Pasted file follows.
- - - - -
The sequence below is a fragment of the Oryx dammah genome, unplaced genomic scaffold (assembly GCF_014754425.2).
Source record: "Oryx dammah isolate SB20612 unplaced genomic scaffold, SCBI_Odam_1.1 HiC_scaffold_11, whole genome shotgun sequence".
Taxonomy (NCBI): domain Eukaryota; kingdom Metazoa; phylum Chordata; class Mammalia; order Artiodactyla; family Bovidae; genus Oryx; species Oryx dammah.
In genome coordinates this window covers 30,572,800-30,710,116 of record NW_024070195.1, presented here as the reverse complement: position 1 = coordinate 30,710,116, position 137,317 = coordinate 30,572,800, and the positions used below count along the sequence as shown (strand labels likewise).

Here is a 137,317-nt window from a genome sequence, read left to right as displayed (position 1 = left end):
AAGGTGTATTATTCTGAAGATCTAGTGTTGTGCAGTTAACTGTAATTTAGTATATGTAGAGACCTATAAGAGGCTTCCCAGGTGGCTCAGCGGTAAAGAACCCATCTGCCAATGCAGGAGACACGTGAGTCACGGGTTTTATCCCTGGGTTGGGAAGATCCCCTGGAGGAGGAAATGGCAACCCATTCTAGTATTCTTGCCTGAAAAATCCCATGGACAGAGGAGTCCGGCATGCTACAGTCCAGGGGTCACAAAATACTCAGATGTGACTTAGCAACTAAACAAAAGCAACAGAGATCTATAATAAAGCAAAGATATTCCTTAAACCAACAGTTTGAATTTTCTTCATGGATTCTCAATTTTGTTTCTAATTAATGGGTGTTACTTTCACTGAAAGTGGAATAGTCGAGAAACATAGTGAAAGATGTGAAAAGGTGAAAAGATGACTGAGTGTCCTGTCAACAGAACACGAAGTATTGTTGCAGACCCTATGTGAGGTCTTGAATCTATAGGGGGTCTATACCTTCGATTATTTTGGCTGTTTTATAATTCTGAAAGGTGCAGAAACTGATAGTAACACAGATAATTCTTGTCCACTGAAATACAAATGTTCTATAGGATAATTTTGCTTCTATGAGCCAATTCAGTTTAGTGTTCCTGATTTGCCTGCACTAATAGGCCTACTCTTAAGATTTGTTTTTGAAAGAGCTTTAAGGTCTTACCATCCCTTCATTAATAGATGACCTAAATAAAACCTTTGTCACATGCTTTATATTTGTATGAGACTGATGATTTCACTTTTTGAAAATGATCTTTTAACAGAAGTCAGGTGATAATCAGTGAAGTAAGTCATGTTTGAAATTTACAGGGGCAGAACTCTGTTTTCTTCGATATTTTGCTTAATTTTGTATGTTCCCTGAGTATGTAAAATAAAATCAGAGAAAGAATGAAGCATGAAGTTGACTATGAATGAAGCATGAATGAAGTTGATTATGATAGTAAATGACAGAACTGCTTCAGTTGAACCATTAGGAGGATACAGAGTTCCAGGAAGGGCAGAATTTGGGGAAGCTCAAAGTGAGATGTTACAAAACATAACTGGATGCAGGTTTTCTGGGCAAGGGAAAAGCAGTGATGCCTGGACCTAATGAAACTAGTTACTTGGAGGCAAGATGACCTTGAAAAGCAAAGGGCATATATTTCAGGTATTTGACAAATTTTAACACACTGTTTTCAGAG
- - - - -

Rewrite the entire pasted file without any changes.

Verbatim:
The sequence below is a fragment of the Oryx dammah genome, unplaced genomic scaffold (assembly GCF_014754425.2).
Source record: "Oryx dammah isolate SB20612 unplaced genomic scaffold, SCBI_Odam_1.1 HiC_scaffold_11, whole genome shotgun sequence".
Taxonomy (NCBI): domain Eukaryota; kingdom Metazoa; phylum Chordata; class Mammalia; order Artiodactyla; family Bovidae; genus Oryx; species Oryx dammah.
In genome coordinates this window covers 30,572,800-30,710,116 of record NW_024070195.1, presented here as the reverse complement: position 1 = coordinate 30,710,116, position 137,317 = coordinate 30,572,800, and the positions used below count along the sequence as shown (strand labels likewise).

Here is a 137,317-nt window from a genome sequence, read left to right as displayed (position 1 = left end):
AAGGTGTATTATTCTGAAGATCTAGTGTTGTGCAGTTAACTGTAATTTAGTATATGTAGAGACCTATAAGAGGCTTCCCAGGTGGCTCAGCGGTAAAGAACCCATCTGCCAATGCAGGAGACACGTGAGTCACGGGTTTTATCCCTGGGTTGGGAAGATCCCCTGGAGGAGGAAATGGCAACCCATTCTAGTATTCTTGCCTGAAAAATCCCATGGACAGAGGAGTCCGGCATGCTACAGTCCAGGGGTCACAAAATACTCAGATGTGACTTAGCAACTAAACAAAAGCAACAGAGATCTATAATAAAGCAAAGATATTCCTTAAACCAACAGTTTGAATTTTCTTCATGGATTCTCAATTTTGTTTCTAATTAATGGGTGTTACTTTCACTGAAAGTGGAATAGTCGAGAAACATAGTGAAAGATGTGAAAAGGTGAAAAGATGACTGAGTGTCCTGTCAACAGAACACGAAGTATTGTTGCAGACCCTATGTGAGGTCTTGAATCTATAGGGGGTCTATACCTTCGATTATTTTGGCTGTTTTATAATTCTGAAAGGTGCAGAAACTGATAGTAACACAGATAATTCTTGTCCACTGAAATACAAATGTTCTATAGGATAATTTTGCTTCTATGAGCCAATTCAGTTTAGTGTTCCTGATTTGCCTGCACTAATAGGCCTACTCTTAAGATTTGTTTTTGAAAGAGCTTTAAGGTCTTACCATCCCTTCATTAATAGATGACCTAAATAAAACCTTTGTCACATGCTTTATATTTGTATGAGACTGATGATTTCACTTTTTGAAAATGATCTTTTAACAGAAGTCAGGTGATAATCAGTGAAGTAAGTCATGTTTGAAATTTACAGGGGCAGAACTCTGTTTTCTTCGATATTTTGCTTAATTTTGTATGTTCCCTGAGTATGTAAAATAAAATCAGAGAAAGAATGAAGCATGAAGTTGACTATGAATGAAGCATGAATGAAGTTGATTATGATAGTAAATGACAGAACTGCTTCAGTTGAACCATTAGGAGGATACAGAGTTCCAGGAAGGGCAGAATTTGGGGAAGCTCAAAGTGAGATGTTACAAAACATAACTGGATGCAGGTTTTCTGGGCAAGGGAAAAGCAGTGATGCCTGGACCTAATGAAACTAGTTACTTGGAGGCAAGATGACCTTGAAAAGCAAAGGGCATATATTTCAGGTATTTGACAAATTTTAACACACTGTTTTCAGAG